There is only one hope to see this war end before it sets Europe and the world ablaze. It is that Vladimir Putin declares a ceasefire after proclaiming himself victorious – but can we really believe in this?
In any case, let us say that it is no longer unthinkable because concentrating his forces only on the Donbass could be ensuring him control of this region which he has much more often designated as his war objective than the subjugation of the entire Ukraine. If the Russian president were to decide tomorrow to limit his ambitions to these two large oblasts and to what he has already secured for himself, he would not have to back down and lose face, but let us not fool ourselves. Having conquered the Donbass, he could just as easily say that the odds of the battle are now in his favour and that the road to Kyiv is open to him again.
This temptation would even be so strong that it is the reason why the democracies must accelerate and increase their deliveries of tanks, ammunition and anti-aircraft means to Ukraine.
Vladimir Putin must not be allowed to harbour any doubts about the determination of the West not to let him absorb Ukraine. Above all, his military and those close to him must point out to him that it is time to think about ceasing fire in the conquered Donbass because his army is beginning to run out of men; that Russian families would find it hard to accept that he should declare a general mobilisation; that Ukraine is now equipped with the most modern weapons; that Germany will be able to find other suppliers of gas than Russia within a year; that Western economic sanctions will be further tightened; that an increase in trade with China will not be able to counterbalance them for a long time and that it is not in Russia’s interest to put itself in Mr. Xi’s hands.
Nothing is certain, nothing is played out, but once Ukraine’s level of armament gives him pause for thought and he can claim to have saved the Donbass from “Nazism” as he says, Vladimir Putin could, yes, envisage a cease-fire. He could even do so all the more easily since nothing would prevent him from considering that he could go back to war at the first opportunity and that a cease-fire proclaimed by Russia could, in the meantime, sow division among Ukraine’s allies and among Ukrainians themselves.
Indeed, it would not be impossible that many Ukrainians would then want to continue the fight until their country returns to its international borders. Some of the major democracies, for their part, would like to reduce arms deliveries as a gesture of goodwill to Moscow, while others would like to discourage further warfare but continue arming Ukraine.
In other words, a ceasefire would offer so many military and political advantages to Vladimir Putin that it would be difficult to imagine that it would not be one of his working hypotheses, but under these conditions, why should there be any hope?
In Ukraine, as in Great Britain, in Poland and in the Baltic States, there is no shortage of people who ask this question and say loud and clear that a cease-fire would only be a means for the Russian president to catch his breath before relaunching his offensive. Without being the least bit warmongering, one can even consider that only a scathing defeat of Vladimir Putin would allow Russia to get out of the dictatorship and enter this new century by breaking with the imperial revanchism that agitates the Kremlin, but let’s imagine, because it is obviously not impossible, that Russia does not propose a cease-fire.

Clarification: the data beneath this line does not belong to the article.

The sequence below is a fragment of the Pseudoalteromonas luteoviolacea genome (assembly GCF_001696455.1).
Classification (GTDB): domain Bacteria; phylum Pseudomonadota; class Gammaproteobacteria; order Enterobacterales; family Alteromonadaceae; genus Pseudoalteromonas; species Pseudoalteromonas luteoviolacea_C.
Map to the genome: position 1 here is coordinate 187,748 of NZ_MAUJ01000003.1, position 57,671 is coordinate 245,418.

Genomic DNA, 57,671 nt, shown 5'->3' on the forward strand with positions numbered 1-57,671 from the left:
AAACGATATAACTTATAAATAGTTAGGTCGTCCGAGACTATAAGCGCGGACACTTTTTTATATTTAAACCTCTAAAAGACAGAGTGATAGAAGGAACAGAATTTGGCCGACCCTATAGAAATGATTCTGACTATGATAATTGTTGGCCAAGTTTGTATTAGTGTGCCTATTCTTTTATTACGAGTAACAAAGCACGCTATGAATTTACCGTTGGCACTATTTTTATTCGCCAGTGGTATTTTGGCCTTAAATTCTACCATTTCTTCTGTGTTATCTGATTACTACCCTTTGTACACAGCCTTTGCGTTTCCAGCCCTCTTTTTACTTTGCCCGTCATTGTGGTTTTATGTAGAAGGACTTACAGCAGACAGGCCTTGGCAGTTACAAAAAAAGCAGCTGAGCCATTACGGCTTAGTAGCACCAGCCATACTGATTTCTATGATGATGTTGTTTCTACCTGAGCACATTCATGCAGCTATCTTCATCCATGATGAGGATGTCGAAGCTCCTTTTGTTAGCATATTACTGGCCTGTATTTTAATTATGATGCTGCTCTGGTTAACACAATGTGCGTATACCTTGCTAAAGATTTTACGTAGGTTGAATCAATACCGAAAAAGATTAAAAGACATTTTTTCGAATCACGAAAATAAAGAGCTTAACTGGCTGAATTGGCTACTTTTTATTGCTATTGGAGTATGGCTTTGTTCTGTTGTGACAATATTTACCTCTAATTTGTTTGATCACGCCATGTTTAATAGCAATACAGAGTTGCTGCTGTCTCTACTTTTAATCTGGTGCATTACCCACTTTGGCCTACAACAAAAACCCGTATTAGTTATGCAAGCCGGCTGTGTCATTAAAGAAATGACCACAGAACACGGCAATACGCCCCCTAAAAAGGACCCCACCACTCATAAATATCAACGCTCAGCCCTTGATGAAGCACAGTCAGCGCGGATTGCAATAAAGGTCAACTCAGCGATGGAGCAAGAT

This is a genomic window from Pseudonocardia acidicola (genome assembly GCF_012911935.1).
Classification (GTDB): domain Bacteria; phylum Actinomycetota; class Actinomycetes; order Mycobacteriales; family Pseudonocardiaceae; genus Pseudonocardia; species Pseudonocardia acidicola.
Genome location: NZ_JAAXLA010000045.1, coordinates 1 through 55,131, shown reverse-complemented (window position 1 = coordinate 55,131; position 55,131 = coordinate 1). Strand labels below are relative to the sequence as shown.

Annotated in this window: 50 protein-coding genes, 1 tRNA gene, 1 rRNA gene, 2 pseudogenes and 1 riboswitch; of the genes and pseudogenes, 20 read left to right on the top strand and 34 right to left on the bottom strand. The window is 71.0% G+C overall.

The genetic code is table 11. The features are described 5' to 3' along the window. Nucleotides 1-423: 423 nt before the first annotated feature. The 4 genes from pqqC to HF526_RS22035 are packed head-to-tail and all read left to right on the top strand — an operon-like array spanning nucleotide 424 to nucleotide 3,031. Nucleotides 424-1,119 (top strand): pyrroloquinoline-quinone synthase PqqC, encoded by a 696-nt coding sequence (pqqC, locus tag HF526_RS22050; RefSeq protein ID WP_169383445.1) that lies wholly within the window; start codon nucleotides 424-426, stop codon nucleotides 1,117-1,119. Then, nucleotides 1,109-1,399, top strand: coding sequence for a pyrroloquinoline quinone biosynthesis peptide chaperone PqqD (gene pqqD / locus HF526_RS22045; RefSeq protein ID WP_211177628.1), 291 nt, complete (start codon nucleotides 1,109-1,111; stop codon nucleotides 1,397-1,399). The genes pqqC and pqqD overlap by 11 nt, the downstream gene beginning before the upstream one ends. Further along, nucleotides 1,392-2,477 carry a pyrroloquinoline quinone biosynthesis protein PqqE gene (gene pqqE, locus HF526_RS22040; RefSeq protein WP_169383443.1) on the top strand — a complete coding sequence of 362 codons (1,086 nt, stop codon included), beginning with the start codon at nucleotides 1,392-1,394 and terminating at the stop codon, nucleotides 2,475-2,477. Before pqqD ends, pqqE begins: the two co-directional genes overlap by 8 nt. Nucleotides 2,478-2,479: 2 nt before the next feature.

Ukraine would not be able to propose one either, since being the victim of aggression, it would be tantamount to surrender. The war would go on for a long time and, without even mentioning the new cortege of death and destruction that would follow, this conflict would inexorably become international. Not only would it destabilise Africa and the Middle East by sowing famine, but it would increasingly place Russia and the Atlantic Alliance in a direct confrontation which they had always been able to avoid during the Cold War, so great would be its dangers.
There would be nothing desirable about this. All this is nothing less but a slide towards the abyss, but let’s see, on the other hand, what could happen if Vladimir Putin announced a cease-fire along the administrative borders of the Donbass.
Whether he annexes the region or recognizes its independence, he would have to take charge of it. He should ensure not even its prosperity, but its well-being, whereas the region is made up of broken down industries and is now mainly populated by elderly pensioners whose pensions need to be paid, and whereas Ukraine, which has remained Ukrainian is, on the contrary, extremely young, highly trained and dynamic, and will very quickly benefit from its integration into the European single market and massive aid from its Western allies.
In the aftermath of a cease-fire, it is true that Vladimir Putin could prepare himself for a new offensive, but the Ukraine that would begin to be called West Ukraine and that would quickly reconnect with its distant past as a European power would be in a position to challenge the Kremlin to a prosperous, young and free democracy, to a freedom and a Europeanism to which the new middle classes of the large Russian cities so strongly aspire.
In the aftermath of a cease-fire, Vladimir Putin would certainly have broken the deadlock in which he is currently locked. He would certainly have found the exit door he so badly needs, and Ukraine would have escaped its destruction and would be in a position to ensure its victory not through war but through peace.